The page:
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10 Tips for Migrating Technical Content from Print to Digital - 5/8/2012 -


Here are some things to consider when beginning the digitization process of lengthy scientific and technical books, standards, proceedings, and journals.

By Jack McHugh

Association in the scientific, technical, and medical fields are often publishers of books, monographs, standards, symposia, conference proceedings and scholarly journals that need to transition from print to a web-based delivery system, including mobile apps. However, as the demand for digital products varies from publisher to publisher, there is no single formula for planning your digital future.

Two important ideas emerge when planning for the digitization of content. First, take the time to understand your members’ needs. Second, do not risk falling for the latest and greatest new technology without understanding where your members are on the technology curve. Here are some things to consider when beginning the digitization process of lengthy scientific and technical books, standards, proceedings, and journals.

  1. Think strategically about the transition to web-based delivery. Many association publishers are still in the exploration phase, waiting to see which will become the next-generation platform before investing. You need a strategy. For a while PDF was the only game, but now as technology evolves there’s just so much more to take into consideration—conversion to XML, mobile delivery, the requirement of new editorial processes and publishing systems, etc. There are a lot of moving pieces, so develop an overall strategy for what you want and how to get there.
  2. Proceed cautiously in any major transition to web-based delivery of content. Technology changes rapidly and time is needed to make the transition to a publishing system designed to support not only web-based delivery, but also multiple current and future platforms for content output.
  3. Plan a time frame for transferring existing technical publications from your current print/PDF program to the new web-based system; depending on the number and variety of technical books and publications you have to migrate, this could possibly be a three- to five-year transition period. If it is a complete migration to digital, communicate to members and customers the date that print versions will no longer be available so they can prepare.
  4. Keep print products available while your member and customer base transitions, and use a print-on-demand system (POD) to help do so economically as demand for print products diminishes. POD has proven an effective way of controlling inventory costs for small printings and helping publishers maintain margins on individual print orders. You can manage the financial ramifications of print to digital migration by moving the bulk of your print products to POD. Some associations price POD products higher to help maintain margins.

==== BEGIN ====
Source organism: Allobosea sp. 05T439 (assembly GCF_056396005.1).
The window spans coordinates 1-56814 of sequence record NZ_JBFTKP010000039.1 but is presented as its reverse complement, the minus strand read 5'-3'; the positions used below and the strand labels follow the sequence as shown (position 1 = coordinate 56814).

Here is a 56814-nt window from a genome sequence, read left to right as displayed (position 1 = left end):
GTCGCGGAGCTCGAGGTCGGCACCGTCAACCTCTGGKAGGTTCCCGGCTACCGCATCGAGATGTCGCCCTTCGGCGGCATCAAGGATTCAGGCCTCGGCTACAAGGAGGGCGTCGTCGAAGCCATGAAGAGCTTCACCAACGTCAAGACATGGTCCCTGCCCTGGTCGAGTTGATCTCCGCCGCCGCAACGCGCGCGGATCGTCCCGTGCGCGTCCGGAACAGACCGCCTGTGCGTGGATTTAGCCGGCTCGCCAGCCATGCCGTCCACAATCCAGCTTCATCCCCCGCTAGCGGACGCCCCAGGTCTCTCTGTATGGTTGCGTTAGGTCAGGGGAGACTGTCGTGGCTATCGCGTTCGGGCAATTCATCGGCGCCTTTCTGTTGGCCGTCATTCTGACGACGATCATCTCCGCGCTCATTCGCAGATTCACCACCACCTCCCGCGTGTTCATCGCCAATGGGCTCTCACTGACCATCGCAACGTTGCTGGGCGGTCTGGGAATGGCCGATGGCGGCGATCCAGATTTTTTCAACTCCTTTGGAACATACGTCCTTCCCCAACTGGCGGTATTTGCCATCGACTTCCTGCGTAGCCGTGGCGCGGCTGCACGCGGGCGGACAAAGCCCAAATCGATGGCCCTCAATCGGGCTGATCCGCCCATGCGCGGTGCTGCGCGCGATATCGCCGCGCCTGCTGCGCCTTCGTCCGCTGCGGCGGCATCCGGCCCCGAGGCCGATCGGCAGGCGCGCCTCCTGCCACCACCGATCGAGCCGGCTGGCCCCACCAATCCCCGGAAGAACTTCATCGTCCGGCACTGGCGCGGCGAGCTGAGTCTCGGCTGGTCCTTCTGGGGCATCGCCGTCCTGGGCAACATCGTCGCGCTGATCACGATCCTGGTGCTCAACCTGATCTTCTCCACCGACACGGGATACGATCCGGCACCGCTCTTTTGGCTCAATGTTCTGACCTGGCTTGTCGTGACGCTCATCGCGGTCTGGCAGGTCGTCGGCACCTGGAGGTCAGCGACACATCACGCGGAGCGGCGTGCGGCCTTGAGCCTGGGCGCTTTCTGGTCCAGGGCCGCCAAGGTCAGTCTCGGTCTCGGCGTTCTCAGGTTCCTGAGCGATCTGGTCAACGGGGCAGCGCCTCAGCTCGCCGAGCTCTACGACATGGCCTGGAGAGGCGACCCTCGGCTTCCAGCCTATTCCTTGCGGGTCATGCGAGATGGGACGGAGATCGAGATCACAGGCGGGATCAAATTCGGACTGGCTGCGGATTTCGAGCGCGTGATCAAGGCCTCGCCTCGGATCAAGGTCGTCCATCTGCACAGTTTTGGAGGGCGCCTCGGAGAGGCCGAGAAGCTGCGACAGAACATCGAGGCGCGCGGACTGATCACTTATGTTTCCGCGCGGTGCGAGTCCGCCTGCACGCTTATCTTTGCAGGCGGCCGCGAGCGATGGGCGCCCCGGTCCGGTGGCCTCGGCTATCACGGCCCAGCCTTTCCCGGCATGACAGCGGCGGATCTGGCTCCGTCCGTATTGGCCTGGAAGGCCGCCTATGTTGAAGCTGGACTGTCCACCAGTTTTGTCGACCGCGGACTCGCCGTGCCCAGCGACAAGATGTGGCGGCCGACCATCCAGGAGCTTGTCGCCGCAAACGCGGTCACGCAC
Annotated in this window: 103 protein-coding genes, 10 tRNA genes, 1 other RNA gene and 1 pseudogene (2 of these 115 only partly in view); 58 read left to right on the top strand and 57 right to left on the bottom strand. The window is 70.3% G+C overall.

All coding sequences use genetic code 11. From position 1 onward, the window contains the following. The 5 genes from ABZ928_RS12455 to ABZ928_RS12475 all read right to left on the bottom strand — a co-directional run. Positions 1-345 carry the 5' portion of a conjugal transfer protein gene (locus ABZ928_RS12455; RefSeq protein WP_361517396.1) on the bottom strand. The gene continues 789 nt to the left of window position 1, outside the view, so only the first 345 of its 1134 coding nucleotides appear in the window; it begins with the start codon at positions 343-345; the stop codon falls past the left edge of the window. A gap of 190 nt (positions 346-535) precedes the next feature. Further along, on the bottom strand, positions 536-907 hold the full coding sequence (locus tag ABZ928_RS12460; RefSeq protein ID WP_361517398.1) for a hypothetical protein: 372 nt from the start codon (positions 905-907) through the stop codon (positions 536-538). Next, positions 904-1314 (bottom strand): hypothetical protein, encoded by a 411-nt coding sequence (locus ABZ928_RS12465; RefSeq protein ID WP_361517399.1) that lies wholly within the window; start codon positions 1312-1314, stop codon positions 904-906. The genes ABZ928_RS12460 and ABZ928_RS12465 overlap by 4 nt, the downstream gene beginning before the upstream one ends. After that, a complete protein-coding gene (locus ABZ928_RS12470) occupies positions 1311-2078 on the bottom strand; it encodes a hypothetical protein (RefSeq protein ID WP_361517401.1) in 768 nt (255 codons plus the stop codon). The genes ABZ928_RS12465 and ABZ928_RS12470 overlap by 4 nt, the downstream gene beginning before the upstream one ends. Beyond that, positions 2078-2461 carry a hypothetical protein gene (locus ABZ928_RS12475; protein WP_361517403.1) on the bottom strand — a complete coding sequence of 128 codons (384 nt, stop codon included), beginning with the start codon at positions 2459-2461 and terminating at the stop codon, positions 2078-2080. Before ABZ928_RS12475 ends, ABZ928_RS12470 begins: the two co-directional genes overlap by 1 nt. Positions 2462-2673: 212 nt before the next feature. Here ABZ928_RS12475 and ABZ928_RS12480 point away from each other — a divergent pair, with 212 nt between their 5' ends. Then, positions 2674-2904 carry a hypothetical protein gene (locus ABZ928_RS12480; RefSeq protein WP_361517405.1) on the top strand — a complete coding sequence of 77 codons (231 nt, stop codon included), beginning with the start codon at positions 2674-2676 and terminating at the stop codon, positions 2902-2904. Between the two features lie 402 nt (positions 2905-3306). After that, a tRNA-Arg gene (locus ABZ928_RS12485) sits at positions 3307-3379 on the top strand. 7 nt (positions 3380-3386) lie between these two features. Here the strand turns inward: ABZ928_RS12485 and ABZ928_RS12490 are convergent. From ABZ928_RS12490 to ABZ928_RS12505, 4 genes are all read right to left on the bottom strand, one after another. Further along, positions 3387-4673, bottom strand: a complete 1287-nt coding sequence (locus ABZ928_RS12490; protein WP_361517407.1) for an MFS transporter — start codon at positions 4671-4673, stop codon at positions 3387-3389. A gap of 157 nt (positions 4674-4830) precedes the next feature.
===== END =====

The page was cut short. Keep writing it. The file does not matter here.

5. Review your current intellectual property policies. Ensure that adequate digital rights management (DRM) is in place for web-based publications.
  6. Don't abandon PDFs, as they will continue to be the best digital delivery method for some types of standards and specifications. You might be surprised how easy it is to work with PDF for both text and graphics. PDFs offer bookmarking, links to other documents and external sites, cross-referencing, and the ability to annotate. You can develop a very robust PDF program.
  7. Try not to make decisions in a vacuum. Research, talk to members and customers, sit them around a table. Don’t just do surveys, but also talk to them—or rather, let them talk to you. Do prototypes and beta tests so they can give you hands-on feedback throughout the developmental process. Beta testing will take time, but the investment will be worth the return; namely, that you get web-based delivery right the first time. The alternative is a less than robust product that could be rejected by your members.
  8. Design your website around your user experience. One suggestion is to use XML and make content reflowable, and then you have no need to redo content for every new app—you only have to redo the style sheet. Invest in flexible formatting now, even though you may not be planning any apps for the near future.
  9. Understand what the customer service and staff training implications are for new web-based publishing and plan accordingly.
  10. Formulate a multipronged member information/education program for the web-based products before launching them. Explain pricing policy, benefits, features, licensing options, and the fact that they can still order print copies.

John B. "Jack” McHugh is a 30-year veteran of the publishing business and author of the McHugh Publishing Management Series.


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